Our Kim Smith Is Giving The Salem State Earth Day Week Keynote Speech and Getting An Award
ThinOptics Reading Glasses + Black Universal Pod Case | Classic Collection, Black Frames
Jeff Amero had these at Tonno, Chris has them, Mike has them, total game changer. They are so thin the holder attaches to the back of your cell phone or cell phone case and the small unobtrusive readers can be pulled out for those few times you need them, for instance – reading a menu in a restaurant. Perfect.
It’s a little too cold and a little too early in the season for the Alewife to run, yet despite today’s 44 degree temperature, Gloucester’s new shellfish warden Tammy Cominelli shares that nine were counted from the Little River’s brand new counting station on Saturday!
Today marked the official opening of the station with Mayor Sefatia and members of SumCo eco contractors, NOAA, and the Mass Division of Marine Fisheries in attendance.
Tammy Cominelli (Gloucester Shellfish Warden), John Catena (NOAA Fisheries Restoration Center), Mayor Sefatia Romeo Theken, Anna Macan (NOAA Fisheries Communications), Jen Goebel (NOAA Fisheries Communcations), Max Schenk (City of Gloucester Health Department), Michael Pentony (NOAA Fisheries – Greater Atlantic Regional Administrator), and Travis Sumner (SumCo co-founder).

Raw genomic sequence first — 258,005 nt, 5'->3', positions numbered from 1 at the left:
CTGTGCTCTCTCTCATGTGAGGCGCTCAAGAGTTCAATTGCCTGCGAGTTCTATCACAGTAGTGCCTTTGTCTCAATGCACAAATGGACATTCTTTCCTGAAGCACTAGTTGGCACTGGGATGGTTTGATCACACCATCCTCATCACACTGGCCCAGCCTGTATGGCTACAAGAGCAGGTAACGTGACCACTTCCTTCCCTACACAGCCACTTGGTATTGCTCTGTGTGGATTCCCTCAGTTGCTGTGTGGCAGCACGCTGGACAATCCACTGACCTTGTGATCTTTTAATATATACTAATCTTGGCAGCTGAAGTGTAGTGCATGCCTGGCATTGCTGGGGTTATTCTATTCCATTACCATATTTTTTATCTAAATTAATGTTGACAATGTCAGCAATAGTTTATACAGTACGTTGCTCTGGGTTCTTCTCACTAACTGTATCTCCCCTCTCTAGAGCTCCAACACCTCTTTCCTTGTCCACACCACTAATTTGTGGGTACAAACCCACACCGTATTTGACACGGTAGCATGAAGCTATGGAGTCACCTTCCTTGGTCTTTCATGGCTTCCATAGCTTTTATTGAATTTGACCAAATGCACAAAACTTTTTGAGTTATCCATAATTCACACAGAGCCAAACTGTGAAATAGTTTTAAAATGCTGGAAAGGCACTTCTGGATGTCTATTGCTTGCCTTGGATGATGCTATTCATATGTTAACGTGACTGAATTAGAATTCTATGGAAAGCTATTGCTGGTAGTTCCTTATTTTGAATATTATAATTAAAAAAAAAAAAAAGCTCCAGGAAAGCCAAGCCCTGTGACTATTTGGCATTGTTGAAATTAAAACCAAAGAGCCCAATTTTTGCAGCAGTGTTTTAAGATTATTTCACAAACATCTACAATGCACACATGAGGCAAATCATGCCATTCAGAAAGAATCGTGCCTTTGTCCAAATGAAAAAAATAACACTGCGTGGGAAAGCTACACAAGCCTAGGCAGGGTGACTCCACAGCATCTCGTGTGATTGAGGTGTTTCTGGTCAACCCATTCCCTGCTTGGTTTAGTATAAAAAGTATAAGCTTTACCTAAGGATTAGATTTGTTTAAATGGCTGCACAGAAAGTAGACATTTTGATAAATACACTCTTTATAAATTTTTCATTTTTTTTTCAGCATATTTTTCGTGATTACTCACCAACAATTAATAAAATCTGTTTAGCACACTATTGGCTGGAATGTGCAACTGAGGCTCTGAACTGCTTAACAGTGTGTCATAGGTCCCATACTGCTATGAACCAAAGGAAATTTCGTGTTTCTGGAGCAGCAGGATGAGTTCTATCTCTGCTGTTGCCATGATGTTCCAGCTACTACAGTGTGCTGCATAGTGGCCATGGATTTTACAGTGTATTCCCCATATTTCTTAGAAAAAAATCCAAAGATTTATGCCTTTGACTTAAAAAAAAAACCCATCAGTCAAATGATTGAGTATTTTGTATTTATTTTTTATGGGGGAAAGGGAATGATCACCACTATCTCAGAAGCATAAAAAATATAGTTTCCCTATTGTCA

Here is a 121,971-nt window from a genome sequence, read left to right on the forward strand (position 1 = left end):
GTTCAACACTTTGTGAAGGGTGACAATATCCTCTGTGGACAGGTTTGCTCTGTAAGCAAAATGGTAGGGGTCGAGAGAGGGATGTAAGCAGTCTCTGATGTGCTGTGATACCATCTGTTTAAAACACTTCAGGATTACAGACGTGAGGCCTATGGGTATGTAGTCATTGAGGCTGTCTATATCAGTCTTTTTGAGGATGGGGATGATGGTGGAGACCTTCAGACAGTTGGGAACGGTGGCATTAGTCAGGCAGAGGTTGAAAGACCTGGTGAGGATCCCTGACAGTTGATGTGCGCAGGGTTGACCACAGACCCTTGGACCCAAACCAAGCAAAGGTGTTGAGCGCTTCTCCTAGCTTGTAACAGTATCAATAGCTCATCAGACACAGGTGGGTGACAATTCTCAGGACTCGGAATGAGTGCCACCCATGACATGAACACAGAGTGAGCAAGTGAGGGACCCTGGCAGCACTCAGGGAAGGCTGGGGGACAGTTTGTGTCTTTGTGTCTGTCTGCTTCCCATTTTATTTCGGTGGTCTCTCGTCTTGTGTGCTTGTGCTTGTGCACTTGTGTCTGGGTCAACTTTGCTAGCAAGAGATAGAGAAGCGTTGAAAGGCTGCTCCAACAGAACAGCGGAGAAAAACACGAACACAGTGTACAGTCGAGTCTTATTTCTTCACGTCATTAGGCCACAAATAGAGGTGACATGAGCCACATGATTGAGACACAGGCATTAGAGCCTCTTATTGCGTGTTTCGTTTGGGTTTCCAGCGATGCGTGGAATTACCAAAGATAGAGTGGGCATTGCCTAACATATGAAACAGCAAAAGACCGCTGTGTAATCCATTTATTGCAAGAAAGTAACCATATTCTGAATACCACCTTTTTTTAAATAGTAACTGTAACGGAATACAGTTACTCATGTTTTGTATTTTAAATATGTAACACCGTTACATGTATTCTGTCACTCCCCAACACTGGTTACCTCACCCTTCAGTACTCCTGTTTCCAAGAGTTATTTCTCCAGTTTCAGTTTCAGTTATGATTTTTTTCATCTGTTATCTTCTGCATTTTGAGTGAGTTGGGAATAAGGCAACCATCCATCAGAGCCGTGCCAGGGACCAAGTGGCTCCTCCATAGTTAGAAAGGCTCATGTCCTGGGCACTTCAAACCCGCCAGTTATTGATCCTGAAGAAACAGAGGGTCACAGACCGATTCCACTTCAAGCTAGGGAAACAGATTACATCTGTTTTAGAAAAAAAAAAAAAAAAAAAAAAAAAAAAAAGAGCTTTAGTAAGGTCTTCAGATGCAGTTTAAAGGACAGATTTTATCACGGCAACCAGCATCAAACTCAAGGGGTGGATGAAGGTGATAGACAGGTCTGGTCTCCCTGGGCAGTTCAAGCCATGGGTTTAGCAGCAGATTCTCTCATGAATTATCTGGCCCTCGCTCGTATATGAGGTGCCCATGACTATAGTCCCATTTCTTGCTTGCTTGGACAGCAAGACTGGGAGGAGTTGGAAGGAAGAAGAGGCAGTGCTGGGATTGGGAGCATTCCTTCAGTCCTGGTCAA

* Unfortunately, I did not get everyone’s name. Please let me know if you know the names of the gentleman in the far back row and the gentleman to the far right. Thank you!
Tammy Cominelli, Gloucester’s new Shellfish Warden, checking the water temperature.
* * *
In Massachusetts, the Alewife run between late March through May (when the water temperature is 51 degrees) and Blueback Herring run from late April through June (57 degrees); both species use the Little River to spawn at the freshwater Lily Pond.
The river herring begin their spring journey by swimming from the Atlantic Ocean, traveling through the Little River brackish, marshy basin.